Around the World for Votes
Taking his campaign overseas, Clinton mends fences in East Asia and declares a nuclear peace dividend in Russia
By George J. Church
(TIME, April 29) -- That Bill Clinton would campaign for re-election by traveling overseas would have seemed wildly unlikely four years ago. But lately the President has discovered something surprising about foreign policy: after a stumbling start, he is getting good at it. He can even claim a recent string of successes--in Haiti, Bosnia, Ireland, the Middle East--as a big reason voters should give him another four years in the White House. But he is not past the danger that some foreign hot spots, like Korea and Russia, might blow up disastrously before the November vote. Nor is he yet safe from Republican criticism that he has too often followed a wishy-washy line. What better way, then, to spend a spring week than by doing his best to defuse both threats?
To be sure, Clinton, on his eight-day jaunt to South Korea, Japan and Russia, was also pursuing objectives that are valid from a purely foreign-policy standpoint. On the South Korean island of Cheju, he unfurled a proposal for a four-power conference (North and South Korea, the U.S. and China) to draft a peace treaty replacing the 1953 armistice that ended the Korean War. Whether or not such a conference ever begins, the mere proposal serves a number of purposes. It allays the perpetual South Korean fear that the U.S. will strike a deal with Pyongyang behind its back. Simultaneously it warns the North that it cannot scare Washington into such a deal by sending troops on forays into the Demilitarized Zone.
Further, the proposal has some chance of demonstrating that Clinton can win Chinese cooperation on an important project, despite the many disputes between the two Pacific powers. The President also illustrated a paradoxical strength in overseas relations: the total absorption in politics that makes his acts and motives suspect to many Americans strikes a responsive chord in foreign leaders, themselves politicians, who appreciate his expertise in building coalitions and surviving tough elections. The proposal for four-power talks was primarily a U.S. idea, but Clinton graciously gave all the credit to South Korean President Kim Young Sam, supplying a needed boast to Kim's popularity at home.
In Tokyo too Clinton did some adroit and necessary fence mending. Earlier he had emphasized bitter confrontations about trade even more than the U.S.-Japanese security alliance. Last week he switched just about all the way back. He announced that the U.S. would keep its 100,000 troops in the Pacific to help guarantee stability. For its part, Japan has agreed to provide more help--possibly with food, fuel and the use of its own bases--to the 47,000 U.S. troops there.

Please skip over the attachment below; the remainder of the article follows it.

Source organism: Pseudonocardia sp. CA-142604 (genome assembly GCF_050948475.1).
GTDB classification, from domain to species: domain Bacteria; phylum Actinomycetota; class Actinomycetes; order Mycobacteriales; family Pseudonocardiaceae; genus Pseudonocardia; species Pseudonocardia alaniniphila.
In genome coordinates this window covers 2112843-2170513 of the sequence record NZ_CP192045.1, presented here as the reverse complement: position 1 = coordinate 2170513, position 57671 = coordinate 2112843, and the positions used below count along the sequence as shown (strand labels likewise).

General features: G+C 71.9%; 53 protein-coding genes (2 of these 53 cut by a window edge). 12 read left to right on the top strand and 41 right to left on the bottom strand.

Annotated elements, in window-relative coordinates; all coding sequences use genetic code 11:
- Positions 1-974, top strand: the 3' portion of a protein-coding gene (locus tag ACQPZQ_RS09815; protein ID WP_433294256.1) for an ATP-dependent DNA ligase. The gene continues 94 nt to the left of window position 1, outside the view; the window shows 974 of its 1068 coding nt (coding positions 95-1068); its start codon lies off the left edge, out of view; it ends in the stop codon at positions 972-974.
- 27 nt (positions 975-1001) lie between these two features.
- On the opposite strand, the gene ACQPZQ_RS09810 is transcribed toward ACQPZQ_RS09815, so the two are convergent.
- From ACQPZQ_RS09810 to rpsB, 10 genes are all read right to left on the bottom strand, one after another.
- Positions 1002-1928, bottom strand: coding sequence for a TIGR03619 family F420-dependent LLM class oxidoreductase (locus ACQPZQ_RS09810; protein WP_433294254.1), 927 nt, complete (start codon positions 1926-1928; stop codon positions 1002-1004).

There was an unspoken but unmistakable message from Clinton to both East Asian nations and Republican critics: See, I am not soft on China. I know its military buildup is worrying neighbors that need us to stay there as a counterweight. And we can't take a firm line with China or North Korea without cementing our Japanese alliance. Trade? Clinton mentioned it only to claim credit for some encouraging trends. U.S. exports to Japan are up 85% in sectors such as cellular phones, where the Administration applied pressure. But the overall increase of 35% owes much to economic forces beyond government control.
It was in Russia that Clinton faced his trickiest challenge. A communist victory in the June presidential election could be a disaster for Russia, the world and Clinton. It would inevitably touch off Republican charges of "losing Russia." Yet what could Clinton do to help President Boris Yeltsin, who is still in a tight race with communist Gennadi Zyuganov? Not much. Clinton had to avoid any overt meddling in the election. He nonetheless missed no opportunity to demonstrate that Russia under Yeltsin is still a member of the Big Powers Club, contrary to communist accusations that Yeltsin has reduced the country from superpower to international beggar.
Clinton also declared a peace dividend following a pact by the world's seven wealthiest industrial nations plus Russia to seek a ban on nuclear testing by September. The same Moscow summit produced agreement on joint efforts to contain trafficking in nuclear materials. "Today we took yet another step back from the nuclear precipice," said the President. But environmental groups sharply criticized the summit for its failure to deal with a score of issues, including the shutdown of aging, Soviet-designed nuclear reactors. Meanwhile Russia reaffirmed its decision to sell nuclear-energy technology to Iran despite the Administration's protests.
At a bilateral meeting with Yeltsin on Sunday, and a round-table discussion the same day with a group of regional and opposition leaders, including Zyuganov, Clinton planned to take a businesslike tone. He was set to emphasize what the U.S. meant in supporting Russian reform: market economics, fiscal and monetary responsibility, free elections, the rule of law, respect for neighbors' sovereignty. No mention of the candidates, but it would be difficult for Russians to see that list as anything but a nonendorsement endorsement of Yeltsin. That could backfire and reinforce some Russian voters' image of Yeltsin as a toady to the West. But Clinton, with his own voters to worry about, cannot afford to stay away. Moscow is a necessary stop on the road to November. --Reported by Edward W. Desmond and Irene M. Kunii/Tokyo and J.F.O. McAllister with Clinton
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